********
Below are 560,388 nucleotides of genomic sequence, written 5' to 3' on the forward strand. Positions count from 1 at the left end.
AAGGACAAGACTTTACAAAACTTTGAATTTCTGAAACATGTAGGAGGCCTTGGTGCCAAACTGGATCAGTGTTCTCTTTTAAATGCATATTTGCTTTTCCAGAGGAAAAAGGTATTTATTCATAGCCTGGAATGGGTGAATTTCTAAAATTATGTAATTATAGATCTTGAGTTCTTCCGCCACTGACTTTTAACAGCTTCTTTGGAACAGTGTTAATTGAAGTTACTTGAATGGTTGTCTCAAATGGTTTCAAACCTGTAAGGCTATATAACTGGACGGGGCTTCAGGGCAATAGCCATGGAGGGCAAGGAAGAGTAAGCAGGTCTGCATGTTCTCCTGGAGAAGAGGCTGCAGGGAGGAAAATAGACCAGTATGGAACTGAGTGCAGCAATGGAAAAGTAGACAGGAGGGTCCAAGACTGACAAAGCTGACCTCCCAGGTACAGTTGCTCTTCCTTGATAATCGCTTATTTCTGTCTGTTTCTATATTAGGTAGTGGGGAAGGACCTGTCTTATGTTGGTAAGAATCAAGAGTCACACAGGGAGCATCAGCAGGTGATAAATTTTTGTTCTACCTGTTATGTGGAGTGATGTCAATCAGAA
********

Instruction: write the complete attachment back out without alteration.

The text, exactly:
Below are 560,388 nucleotides of genomic sequence, written 5' to 3' on the forward strand. Positions count from 1 at the left end.
AAGGACAAGACTTTACAAAACTTTGAATTTCTGAAACATGTAGGAGGCCTTGGTGCCAAACTGGATCAGTGTTCTCTTTTAAATGCATATTTGCTTTTCCAGAGGAAAAAGGTATTTATTCATAGCCTGGAATGGGTGAATTTCTAAAATTATGTAATTATAGATCTTGAGTTCTTCCGCCACTGACTTTTAACAGCTTCTTTGGAACAGTGTTAATTGAAGTTACTTGAATGGTTGTCTCAAATGGTTTCAAACCTGTAAGGCTATATAACTGGACGGGGCTTCAGGGCAATAGCCATGGAGGGCAAGGAAGAGTAAGCAGGTCTGCATGTTCTCCTGGAGAAGAGGCTGCAGGGAGGAAAATAGACCAGTATGGAACTGAGTGCAGCAATGGAAAAGTAGACAGGAGGGTCCAAGACTGACAAAGCTGACCTCCCAGGTACAGTTGCTCTTCCTTGATAATCGCTTATTTCTGTCTGTTTCTATATTAGGTAGTGGGGAAGGACCTGTCTTATGTTGGTAAGAATCAAGAGTCACACAGGGAGCATCAGCAGGTGATAAATTTTTGTTCTACCTGTTATGTGGAGTGATGTCAATCAGAA